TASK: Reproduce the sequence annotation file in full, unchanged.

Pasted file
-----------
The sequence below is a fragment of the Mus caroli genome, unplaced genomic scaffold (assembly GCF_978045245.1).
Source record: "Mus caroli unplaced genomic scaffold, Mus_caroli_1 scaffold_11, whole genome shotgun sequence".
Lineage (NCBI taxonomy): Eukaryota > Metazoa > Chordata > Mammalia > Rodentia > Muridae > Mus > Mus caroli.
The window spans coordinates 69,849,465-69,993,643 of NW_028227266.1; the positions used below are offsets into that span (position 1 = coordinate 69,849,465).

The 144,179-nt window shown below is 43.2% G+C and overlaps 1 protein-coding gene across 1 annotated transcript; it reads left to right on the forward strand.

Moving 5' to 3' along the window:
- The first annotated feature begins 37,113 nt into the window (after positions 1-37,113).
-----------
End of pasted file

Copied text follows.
The sequence below is a fragment of the Mus caroli genome, unplaced genomic scaffold (assembly GCF_978045245.1).
Source record: "Mus caroli unplaced genomic scaffold, Mus_caroli_1 scaffold_11, whole genome shotgun sequence".
Lineage (NCBI taxonomy): Eukaryota > Metazoa > Chordata > Mammalia > Rodentia > Muridae > Mus > Mus caroli.
The window spans coordinates 69,849,465-69,993,643 of NW_028227266.1; the positions used below are offsets into that span (position 1 = coordinate 69,849,465).

The 144,179-nt window shown below is 43.2% G+C and overlaps 1 protein-coding gene across 1 annotated transcript; it reads left to right on the forward strand.

Moving 5' to 3' along the window:
- The first annotated feature begins 37,113 nt into the window (after positions 1-37,113).